by Janet Falon
Since the COVID-19 pandemic began to dramatically change our day-to-day lives, relationships, and emotions, journaling has been touted as a great coping tool, providing journal-keepers with a place to dump and puzzle through emotions and grapple with life turned upside down and inside out. We in the cancer community have known this for years. The healing power of journaling has long been tapped by people affected by cancer, with many reliable studies supporting promises of improved emotional, and even physical health.
But new ways – and whys – of journaling do come along. For instance, gratitude journaling is a relatively new addition that has received a lot of well-deserved buzz in the past few years. Although there are many ways of doing it, writing about events, people, and things that you’re grateful for appears to be good for the mind, heart, and soul. And it can be as simple as writing a list at the end of the day of three things you are grateful for that day.
There are some beautiful gratitude journals with gratitude-focused writing prompts that you can buy, but you don’t need them. Jotting down what you’re grateful for in a bare-bones notebook is just as effective. In fact, I like noting what I’m grateful for in my one-and-only notebook journal; that way, it coexists with everything else I write about and makes my life on the page seem more integrated and whole.
One of the reasons a more traditional journal works is because it is not read by anyone else. Its privacy enables the journal-keeper to write from a deeper place, knowing the writing is for their eyes only.
Something else that has burst onto the scene in recent years is bullet journaling. As with gratitude journals, an entire industry has arisen around bullet journaling. But I’m not wild about it for people dealing with cancer. Although bullet journaling is very flexible and can be tailored to your own unique needs, what’s out there seems to be more focused on planning, rather than encouraging a meandering expression of feelings. But I’d be happy to be proven wrong here. Bullet journaling might be a good cancer coping tool if it’s more business-like reputation frees someone to keep a journal who might not otherwise do so.
Some people think that writing a blog is the same as keeping a journal, and for a small percentage – especially those folks who like to have an audience and who otherwise wouldn’t write – it probably works. But I’m old fashioned. I’ve written in my low-tech notebook journal for more than 55 years. One of the reasons a more traditional journal works is because it is not read by anyone else. Its privacy enables the journal-keeper to write from a deeper place, knowing the writing is for their eyes only.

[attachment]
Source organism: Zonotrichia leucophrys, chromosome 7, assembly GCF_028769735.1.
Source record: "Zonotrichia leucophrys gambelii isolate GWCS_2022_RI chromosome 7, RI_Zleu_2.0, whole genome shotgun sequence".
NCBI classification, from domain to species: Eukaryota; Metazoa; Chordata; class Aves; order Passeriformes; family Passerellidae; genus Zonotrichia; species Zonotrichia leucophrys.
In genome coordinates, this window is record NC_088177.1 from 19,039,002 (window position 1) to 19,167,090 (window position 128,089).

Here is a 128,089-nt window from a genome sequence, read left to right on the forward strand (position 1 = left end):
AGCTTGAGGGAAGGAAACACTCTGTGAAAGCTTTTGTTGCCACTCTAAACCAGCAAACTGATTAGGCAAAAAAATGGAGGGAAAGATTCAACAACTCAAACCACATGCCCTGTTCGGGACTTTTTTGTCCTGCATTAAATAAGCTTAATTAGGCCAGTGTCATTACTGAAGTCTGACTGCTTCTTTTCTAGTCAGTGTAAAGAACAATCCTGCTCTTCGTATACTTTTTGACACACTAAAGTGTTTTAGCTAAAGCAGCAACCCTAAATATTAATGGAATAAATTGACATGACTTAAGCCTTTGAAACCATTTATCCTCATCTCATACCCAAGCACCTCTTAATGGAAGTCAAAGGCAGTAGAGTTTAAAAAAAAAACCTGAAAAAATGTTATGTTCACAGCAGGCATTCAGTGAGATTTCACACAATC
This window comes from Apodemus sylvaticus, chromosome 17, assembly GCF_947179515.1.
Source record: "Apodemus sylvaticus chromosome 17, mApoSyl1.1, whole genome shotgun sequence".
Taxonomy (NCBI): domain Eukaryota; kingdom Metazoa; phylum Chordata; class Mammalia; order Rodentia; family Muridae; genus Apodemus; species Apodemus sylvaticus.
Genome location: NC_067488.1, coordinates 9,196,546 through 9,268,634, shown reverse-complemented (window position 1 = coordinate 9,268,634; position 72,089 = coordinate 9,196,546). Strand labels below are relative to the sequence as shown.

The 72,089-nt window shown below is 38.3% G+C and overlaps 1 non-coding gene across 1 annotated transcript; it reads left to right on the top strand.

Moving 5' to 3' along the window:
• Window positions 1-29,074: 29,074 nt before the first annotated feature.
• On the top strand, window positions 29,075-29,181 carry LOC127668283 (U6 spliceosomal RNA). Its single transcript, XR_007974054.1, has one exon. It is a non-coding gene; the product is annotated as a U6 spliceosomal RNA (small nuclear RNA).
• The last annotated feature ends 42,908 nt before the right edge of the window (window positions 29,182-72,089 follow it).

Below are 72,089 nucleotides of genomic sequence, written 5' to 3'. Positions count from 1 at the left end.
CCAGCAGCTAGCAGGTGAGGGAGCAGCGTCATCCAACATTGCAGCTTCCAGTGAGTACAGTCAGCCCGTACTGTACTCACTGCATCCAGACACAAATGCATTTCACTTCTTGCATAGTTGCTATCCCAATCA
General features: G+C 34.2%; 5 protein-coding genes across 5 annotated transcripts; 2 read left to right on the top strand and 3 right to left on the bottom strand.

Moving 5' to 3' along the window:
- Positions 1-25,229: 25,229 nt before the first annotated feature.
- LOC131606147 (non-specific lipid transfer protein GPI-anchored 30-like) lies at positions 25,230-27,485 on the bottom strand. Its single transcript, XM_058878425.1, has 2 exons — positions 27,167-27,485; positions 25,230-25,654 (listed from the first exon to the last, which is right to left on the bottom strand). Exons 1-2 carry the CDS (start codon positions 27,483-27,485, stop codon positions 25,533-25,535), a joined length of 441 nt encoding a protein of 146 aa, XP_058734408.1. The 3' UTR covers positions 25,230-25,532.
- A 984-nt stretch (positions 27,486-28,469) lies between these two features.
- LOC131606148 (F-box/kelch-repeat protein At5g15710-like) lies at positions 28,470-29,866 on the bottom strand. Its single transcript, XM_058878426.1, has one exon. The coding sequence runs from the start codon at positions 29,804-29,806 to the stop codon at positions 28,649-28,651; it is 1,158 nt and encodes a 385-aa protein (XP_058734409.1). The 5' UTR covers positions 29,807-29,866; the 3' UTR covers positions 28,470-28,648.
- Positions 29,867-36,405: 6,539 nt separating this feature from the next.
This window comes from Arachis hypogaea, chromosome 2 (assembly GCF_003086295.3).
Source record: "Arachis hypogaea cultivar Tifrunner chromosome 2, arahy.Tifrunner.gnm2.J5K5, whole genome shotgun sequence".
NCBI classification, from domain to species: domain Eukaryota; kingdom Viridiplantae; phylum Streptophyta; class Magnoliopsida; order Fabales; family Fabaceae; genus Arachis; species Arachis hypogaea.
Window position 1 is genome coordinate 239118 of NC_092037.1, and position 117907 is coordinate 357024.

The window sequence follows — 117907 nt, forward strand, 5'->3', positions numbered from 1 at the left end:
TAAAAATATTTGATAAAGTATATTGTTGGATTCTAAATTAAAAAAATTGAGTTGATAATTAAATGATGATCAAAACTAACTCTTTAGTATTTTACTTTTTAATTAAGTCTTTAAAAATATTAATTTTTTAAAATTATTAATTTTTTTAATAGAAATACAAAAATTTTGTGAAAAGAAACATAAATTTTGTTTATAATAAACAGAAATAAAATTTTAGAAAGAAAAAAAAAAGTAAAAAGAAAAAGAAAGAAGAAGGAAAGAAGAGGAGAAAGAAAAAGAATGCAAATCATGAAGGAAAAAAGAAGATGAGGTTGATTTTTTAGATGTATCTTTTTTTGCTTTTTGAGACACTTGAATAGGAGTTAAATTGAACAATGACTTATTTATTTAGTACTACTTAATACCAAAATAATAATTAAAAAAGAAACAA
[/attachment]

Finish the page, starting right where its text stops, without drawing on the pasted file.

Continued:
No matter how and where you keep your journal, there are some long-standing practices that make for good journaling.
1 You do not have to write every day. Write when the spirit moves you. The only time you should “should” yourself is if you’re not writing at all.
2 Don’t write in your journal only when you’re miserable. Journaling does work well when you’re down, but if you only give yourself the gift of time when things are bad, you’re reinforcing the negative. And if you ever re-read your journal, your view of that time will be skewed. Even at the worst of times, there are always moments, or even hours, of good feelings. Honor the whole spectrum of human emotions by writing when you’re experiencing them all.
3 Don’t try to be a “good” writer in your journal. Your journal is the place to focus on the content, not to work on or worry about the quality of the writing.
4 As you’re writing in your journal, try to tune into any messages floating around in your head and note them in your journal. Sometimes, these impromptu thoughts are more interesting and useful than what you intended to write about.
No matter how or what you choose to write, keeping a journal can be an invaluable outlet to help you cope with cancer. So, go ahead, grab a notebook, and set aside some time to start journaling.
Janet Falon is a writer and writing teacher in Elkins Park, PA. She has been teaching journaling to people dealing with cancer for nearly 15 years and is the author of The Jewish Journaling Book.
This article was published in Coping® with Cancer magazine, March/April 2021.